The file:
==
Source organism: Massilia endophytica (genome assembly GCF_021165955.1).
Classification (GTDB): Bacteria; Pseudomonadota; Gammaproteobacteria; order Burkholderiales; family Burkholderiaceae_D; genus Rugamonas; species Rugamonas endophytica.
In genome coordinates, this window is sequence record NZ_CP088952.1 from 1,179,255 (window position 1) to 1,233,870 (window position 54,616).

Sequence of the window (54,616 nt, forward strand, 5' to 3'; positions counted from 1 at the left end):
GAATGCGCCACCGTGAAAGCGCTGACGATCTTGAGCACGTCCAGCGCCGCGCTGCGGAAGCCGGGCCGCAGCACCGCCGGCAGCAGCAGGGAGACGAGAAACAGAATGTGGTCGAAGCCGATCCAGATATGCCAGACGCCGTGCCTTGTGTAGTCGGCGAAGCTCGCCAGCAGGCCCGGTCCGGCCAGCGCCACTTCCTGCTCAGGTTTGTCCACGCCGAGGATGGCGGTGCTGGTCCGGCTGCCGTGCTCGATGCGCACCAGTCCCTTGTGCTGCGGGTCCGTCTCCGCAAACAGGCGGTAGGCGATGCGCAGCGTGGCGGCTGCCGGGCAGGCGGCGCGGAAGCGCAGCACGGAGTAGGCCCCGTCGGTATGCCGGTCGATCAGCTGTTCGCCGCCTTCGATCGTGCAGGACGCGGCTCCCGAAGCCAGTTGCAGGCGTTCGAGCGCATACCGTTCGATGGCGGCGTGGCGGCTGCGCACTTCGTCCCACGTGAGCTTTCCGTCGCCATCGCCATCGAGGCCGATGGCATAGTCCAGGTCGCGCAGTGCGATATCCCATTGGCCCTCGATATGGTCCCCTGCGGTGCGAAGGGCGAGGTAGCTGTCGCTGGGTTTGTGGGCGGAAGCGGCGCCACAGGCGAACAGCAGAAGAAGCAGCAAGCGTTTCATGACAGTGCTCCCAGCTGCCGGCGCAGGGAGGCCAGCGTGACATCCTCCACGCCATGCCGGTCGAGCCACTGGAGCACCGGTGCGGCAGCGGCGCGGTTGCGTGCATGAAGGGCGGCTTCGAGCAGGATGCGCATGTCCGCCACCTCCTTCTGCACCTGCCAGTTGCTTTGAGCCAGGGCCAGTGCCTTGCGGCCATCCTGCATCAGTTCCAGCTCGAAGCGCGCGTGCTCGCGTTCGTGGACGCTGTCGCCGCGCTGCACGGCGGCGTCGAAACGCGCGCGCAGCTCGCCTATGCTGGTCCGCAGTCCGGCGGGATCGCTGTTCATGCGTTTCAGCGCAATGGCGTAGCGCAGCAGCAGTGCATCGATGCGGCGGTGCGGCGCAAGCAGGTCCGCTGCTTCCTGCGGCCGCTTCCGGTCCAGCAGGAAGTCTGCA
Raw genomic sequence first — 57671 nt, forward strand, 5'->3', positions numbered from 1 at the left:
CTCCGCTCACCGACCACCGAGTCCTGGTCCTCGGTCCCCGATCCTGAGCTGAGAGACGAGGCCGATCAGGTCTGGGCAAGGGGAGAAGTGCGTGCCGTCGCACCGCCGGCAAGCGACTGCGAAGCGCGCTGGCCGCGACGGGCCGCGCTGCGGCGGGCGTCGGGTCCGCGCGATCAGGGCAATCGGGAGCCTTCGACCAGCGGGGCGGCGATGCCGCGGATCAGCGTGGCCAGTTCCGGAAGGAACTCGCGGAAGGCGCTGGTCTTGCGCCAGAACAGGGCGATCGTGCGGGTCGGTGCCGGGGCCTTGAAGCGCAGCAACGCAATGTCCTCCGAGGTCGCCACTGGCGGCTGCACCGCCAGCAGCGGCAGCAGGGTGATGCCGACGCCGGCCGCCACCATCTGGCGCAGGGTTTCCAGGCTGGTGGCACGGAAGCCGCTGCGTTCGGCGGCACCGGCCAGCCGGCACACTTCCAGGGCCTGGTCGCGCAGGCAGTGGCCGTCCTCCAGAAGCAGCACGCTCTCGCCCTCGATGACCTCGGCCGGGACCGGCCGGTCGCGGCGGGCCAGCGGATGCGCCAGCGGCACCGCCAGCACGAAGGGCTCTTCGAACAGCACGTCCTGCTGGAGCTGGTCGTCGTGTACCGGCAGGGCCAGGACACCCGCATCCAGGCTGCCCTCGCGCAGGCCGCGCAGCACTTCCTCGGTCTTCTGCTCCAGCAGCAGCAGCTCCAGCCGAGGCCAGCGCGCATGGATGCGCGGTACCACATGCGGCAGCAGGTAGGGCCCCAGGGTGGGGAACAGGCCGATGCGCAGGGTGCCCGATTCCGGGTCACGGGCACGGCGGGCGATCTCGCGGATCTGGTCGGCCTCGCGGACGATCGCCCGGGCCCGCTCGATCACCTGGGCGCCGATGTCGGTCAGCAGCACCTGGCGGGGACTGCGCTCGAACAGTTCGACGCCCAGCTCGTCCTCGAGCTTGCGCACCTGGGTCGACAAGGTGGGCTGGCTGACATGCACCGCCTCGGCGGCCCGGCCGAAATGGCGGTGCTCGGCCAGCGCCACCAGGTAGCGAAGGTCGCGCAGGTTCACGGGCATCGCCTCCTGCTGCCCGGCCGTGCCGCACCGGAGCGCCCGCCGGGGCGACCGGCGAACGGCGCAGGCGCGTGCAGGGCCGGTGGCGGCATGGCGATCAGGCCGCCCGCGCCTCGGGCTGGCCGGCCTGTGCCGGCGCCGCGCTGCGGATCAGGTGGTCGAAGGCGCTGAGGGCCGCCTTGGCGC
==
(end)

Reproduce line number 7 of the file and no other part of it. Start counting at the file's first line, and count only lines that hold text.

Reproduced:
CTCCGCTCACCGACCACCGAGTCCTGGTCCTCGGTCCCCGATCCTGAGCTGAGAGACGAGGCCGATCAGGTCTGGGCAAGGGGAGAAGTGCGTGCCGTCGCACCGCCGGCAAGCGACTGCGAAGCGCGCTGGCCGCGACGGGCCGCGCTGCGGCGGGCGTCGGGTCCGCGCGATCAGGGCAATCGGGAGCCTTCGACCAGCGGGGCGGCGATGCCGCGGATCAGCGTGGCCAGTTCCGGAAGGAACTCGCGGAAGGCGCTGGTCTTGCGCCAGAACAGGGCGATCGTGCGGGTCGGTGCCGGGGCCTTGAAGCGCAGCAACGCAATGTCCTCCGAGGTCGCCACTGGCGGCTGCACCGCCAGCAGCGGCAGCAGGGTGATGCCGACGCCGGCCGCCACCATCTGGCGCAGGGTTTCCAGGCTGGTGGCACGGAAGCCGCTGCGTTCGGCGGCACCGGCCAGCCGGCACACTTCCAGGGCCTGGTCGCGCAGGCAGTGGCCGTCCTCCAGAAGCAGCACGCTCTCGCCCTCGATGACCTCGGCCGGGACCGGCCGGTCGCGGCGGGCCAGCGGATGCGCCAGCGGCACCGCCAGCACGAAGGGCTCTTCGAACAGCACGTCCTGCTGGAGCTGGTCGTCGTGTACCGGCAGGGCCAGGACACCCGCATCCAGGCTGCCCTCGCGCAGGCCGCGCAGCACTTCCTCGGTCTTCTGCTCCAGCAGCAGCAGCTCCAGCCGAGGCCAGCGCGCATGGATGCGCGGTACCACATGCGGCAGCAGGTAGGGCCCCAGGGTGGGGAACAGGCCGATGCGCAGGGTGCCCGATTCCGGGTCACGGGCACGGCGGGCGATCTCGCGGATCTGGTCGGCCTCGCGGACGATCGCCCGGGCCCGCTCGATCACCTGGGCGCCGATGTCGGTCAGCAGCACCTGGCGGGGACTGCGCTCGAACAGTTCGACGCCCAGCTCGTCCTCGAGCTTGCGCACCTGGGTCGACAAGGTGGGCTGGCTGACATGCACCGCCTCGGCGGCCCGGCCGAAATGGCGGTGCTCGGCCAGCGCCACCAGGTAGCGAAGGTCGCGCAGGTTCACGGGCATCGCCTCCTGCTGCCCGGCCGTGCCGCACCGGAGCGCCCGCCGGGGCGACCGGCGAACGGCGCAGGCGCGTGCAGGGCCGGTGGCGGCATGGCGATCAGGCCGCCCGCGCCTCGGGCTGGCCGGCCTGTGCCGGCGCCGCGCTGCGGATCAGGTGGTCGAAGGCGCTGAGGGCCGCCTTGGCGC